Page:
Roger Federer and BBC Wimbledon coverage

Roger Federer
Roger Federer

The Telegraph newspaper reports that Roger Federer and his advisors are in talks with the BBC that may lead to Federer joining the Wimbledon coverage team.

The opportunity to bring Federer back to Wimbledon for TV work would significantly boost the tournament.

The last time Roger Federer visited Wimbledon  –  in late November  –  he was denied entry by an overzealous security guard who wanted to see his membership card.

Federer was denied entry to Wimbledon grounds.

The All England Club, however, now finds itself courting Federer for a commentary role at the tournament he won eight times.

The Telegraph reveals advanced talks for Federer to join a revamped BBC production. New presenters and a studio are part of the plan atop the old broadcasting center.

Federer hinted at his possible availability in September, on the eve of the  Laver Cup event in London that saw him retire from professional tennis.

”Commentating the odd match or giving back in this way, I guess I could imagine it,” he told reporters. ”Sometimes you watch matches because of the commentary and less about the match itself.”

Perfect timing for a BBC production reinvention. Avoiding the clunkiness of past attempts, especially the ill-fated Wimbledon 2-day show, is crucial.

Sue Barker, a veteran presenter, retired last summer after 22 years. Boris Becker, released in December, isn’t expected to return.

Clare Balding and Isa Guha, known for their achievements in horse racing and cricket, are expected to share the main presenting duties.

Federer’s presence as a pundit will surely add charisma and gravitas to a production that depends heavily on John McEnroe’s verbal fluency.

Post-retirement, Federer shared his Wimbledon security guard story on The Daily Show. He also attended Paris Fashion Week with his wife Mirka. (See video above)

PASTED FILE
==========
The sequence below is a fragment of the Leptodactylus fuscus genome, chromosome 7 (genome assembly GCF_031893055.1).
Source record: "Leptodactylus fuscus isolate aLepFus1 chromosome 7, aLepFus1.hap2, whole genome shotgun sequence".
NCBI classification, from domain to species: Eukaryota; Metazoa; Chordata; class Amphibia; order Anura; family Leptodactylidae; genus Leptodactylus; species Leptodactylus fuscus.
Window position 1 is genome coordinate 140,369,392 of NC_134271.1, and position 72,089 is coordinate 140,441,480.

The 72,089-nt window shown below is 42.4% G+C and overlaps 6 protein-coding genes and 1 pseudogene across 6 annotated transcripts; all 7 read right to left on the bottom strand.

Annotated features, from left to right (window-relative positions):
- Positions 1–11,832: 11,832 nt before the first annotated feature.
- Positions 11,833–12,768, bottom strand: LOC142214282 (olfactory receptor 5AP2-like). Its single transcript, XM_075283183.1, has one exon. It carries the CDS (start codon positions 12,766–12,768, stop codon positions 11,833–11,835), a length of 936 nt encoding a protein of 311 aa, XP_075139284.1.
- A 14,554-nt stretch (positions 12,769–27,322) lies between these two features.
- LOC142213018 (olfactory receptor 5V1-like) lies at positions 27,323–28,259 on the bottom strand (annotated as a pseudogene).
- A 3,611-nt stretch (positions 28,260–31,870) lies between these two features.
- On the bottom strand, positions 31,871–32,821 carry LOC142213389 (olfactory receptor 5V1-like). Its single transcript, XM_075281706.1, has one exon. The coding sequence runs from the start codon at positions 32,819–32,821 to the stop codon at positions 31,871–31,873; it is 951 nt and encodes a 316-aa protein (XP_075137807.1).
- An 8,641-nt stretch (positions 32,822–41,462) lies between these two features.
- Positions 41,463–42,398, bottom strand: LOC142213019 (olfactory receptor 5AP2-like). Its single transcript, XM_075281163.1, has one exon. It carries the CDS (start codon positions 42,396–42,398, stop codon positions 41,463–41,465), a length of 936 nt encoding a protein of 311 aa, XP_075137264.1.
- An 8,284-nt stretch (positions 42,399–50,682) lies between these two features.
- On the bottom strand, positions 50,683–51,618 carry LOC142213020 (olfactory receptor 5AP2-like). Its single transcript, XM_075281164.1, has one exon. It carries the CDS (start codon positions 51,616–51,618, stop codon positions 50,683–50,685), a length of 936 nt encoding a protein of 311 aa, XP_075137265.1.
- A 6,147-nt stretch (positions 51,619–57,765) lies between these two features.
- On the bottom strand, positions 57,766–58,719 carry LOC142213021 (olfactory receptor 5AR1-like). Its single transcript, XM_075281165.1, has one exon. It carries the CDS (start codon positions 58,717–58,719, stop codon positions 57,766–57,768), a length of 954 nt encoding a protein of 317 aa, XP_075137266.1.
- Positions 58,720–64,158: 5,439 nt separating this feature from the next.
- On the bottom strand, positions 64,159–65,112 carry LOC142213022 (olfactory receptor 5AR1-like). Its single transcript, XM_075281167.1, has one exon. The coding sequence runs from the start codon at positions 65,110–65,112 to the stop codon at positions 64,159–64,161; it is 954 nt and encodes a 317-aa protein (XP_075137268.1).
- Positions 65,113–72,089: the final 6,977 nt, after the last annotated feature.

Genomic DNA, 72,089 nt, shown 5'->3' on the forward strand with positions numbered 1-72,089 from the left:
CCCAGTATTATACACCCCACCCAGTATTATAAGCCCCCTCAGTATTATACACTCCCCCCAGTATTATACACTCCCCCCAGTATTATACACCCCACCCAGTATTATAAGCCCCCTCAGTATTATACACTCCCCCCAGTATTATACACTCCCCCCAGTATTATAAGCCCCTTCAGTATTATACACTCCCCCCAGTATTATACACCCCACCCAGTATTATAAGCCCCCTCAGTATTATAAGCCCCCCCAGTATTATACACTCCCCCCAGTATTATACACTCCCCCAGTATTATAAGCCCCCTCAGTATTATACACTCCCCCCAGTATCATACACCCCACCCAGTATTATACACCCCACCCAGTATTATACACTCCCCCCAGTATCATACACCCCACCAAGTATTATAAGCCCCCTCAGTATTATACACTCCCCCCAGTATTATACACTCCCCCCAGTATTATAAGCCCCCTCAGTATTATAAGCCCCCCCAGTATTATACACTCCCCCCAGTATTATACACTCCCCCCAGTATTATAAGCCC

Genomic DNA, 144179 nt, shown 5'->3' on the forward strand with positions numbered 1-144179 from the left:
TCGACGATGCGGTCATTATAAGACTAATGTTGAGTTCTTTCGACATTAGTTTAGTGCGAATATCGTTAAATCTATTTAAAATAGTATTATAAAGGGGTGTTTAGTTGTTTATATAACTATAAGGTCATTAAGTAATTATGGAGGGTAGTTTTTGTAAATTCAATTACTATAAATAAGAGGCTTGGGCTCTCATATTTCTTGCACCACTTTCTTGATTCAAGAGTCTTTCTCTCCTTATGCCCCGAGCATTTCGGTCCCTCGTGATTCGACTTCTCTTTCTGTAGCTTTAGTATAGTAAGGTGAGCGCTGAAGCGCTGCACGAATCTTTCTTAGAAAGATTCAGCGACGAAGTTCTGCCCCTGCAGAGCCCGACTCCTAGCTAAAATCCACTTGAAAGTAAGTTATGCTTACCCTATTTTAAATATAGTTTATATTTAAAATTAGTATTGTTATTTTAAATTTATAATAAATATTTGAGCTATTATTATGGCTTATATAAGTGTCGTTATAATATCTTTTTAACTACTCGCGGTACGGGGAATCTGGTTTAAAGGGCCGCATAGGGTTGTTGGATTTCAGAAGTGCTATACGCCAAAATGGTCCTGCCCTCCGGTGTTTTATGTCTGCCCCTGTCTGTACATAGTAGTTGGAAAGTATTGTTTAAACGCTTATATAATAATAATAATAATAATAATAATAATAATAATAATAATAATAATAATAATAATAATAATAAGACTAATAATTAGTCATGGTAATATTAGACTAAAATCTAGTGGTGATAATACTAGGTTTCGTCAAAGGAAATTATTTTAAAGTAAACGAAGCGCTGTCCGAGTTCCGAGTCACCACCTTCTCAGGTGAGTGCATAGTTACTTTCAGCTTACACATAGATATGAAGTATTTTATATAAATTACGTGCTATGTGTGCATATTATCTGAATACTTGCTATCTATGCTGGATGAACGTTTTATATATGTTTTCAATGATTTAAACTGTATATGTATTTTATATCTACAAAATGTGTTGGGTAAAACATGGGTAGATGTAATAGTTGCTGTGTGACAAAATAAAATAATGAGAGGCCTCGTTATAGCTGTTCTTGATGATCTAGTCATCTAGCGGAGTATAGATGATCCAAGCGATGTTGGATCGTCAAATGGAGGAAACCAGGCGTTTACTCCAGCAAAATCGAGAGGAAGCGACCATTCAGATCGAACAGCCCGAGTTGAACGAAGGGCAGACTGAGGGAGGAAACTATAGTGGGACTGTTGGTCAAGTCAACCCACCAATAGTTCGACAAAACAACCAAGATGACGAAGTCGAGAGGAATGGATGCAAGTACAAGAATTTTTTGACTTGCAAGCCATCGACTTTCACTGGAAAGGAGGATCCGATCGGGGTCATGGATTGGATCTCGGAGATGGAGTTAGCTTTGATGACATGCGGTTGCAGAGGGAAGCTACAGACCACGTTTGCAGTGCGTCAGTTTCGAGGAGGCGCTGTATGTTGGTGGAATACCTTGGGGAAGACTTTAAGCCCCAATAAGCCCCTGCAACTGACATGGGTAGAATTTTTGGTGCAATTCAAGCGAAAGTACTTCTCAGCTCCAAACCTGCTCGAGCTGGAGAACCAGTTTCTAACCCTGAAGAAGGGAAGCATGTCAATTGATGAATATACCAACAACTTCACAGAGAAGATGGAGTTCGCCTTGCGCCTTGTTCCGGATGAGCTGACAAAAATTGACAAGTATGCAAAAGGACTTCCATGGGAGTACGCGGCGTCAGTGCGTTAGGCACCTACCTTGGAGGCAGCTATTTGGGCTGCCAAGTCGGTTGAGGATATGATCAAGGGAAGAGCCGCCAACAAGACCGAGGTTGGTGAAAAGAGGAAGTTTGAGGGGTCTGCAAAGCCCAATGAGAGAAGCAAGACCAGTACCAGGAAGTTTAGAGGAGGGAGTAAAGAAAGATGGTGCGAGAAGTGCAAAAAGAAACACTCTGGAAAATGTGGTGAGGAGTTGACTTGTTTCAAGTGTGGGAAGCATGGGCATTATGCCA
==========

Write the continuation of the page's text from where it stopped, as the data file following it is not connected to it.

His Instagram showcases diverse content, from a skiing video after 15 years to an art installation project in Venice. The latter involves him stripping down to underwear before being encased in plaster.

Unlike McEnroe, Federer won’t spend Wimbledon frantically working. McEnroe juggles BBC TV, radio, and ESPN’s American coverage during the fortnight.

Federer leans towards a serene lifestyle. Doubling up between BBC and ESPN could involve alternating deals, such as daily commentary matches or punditry appearances.

Federer’s substantial costs may be covered by two different employers. He used to command at least $1m per day for exhibition events.

BBC paid McEnroe between £180,000 and £184,999 in the last two years. However, retaining other overseas stars like Roddick, Hewitt, and Courier has proven challenging for regular Wimbledon coverage.

Federer received a rapturous standing ovation at Wimbledon last year.

For comparison, Balding’s salary is between £205,000 and £209,999, and Guha’s at between £155,000 and £159,999  –  although they both work on other sports as well.

Becker was never paid enough to be included among the biennial disclosure of the BBC’s highest-paid stars, who must earn at least £150,000 to be included.

The All England Club collaborates with the BBC and rights-holders, handling in-house production for live match coverage.

Leveraging the most popular Wimbledon champion’s presence is in the tournament’s interest. Last summer, their arrival prompted a rapturous standing ovation on Centre Court during the 100th-anniversary ceremony.

Federer also enjoyed a special rapport with Barker, who famously reduced him to tears when she interviewed him after his maiden Wimbledon title in 2003.

”I hope the club will do a tribute for him next year,” Barker told the Telegraph in September.

”If I were in the job I would certainly be pushing to celebrate his career at Wimbledon.”

With acknowledgment and thanks to the Telegraph Sports Department and Simon Briggs.

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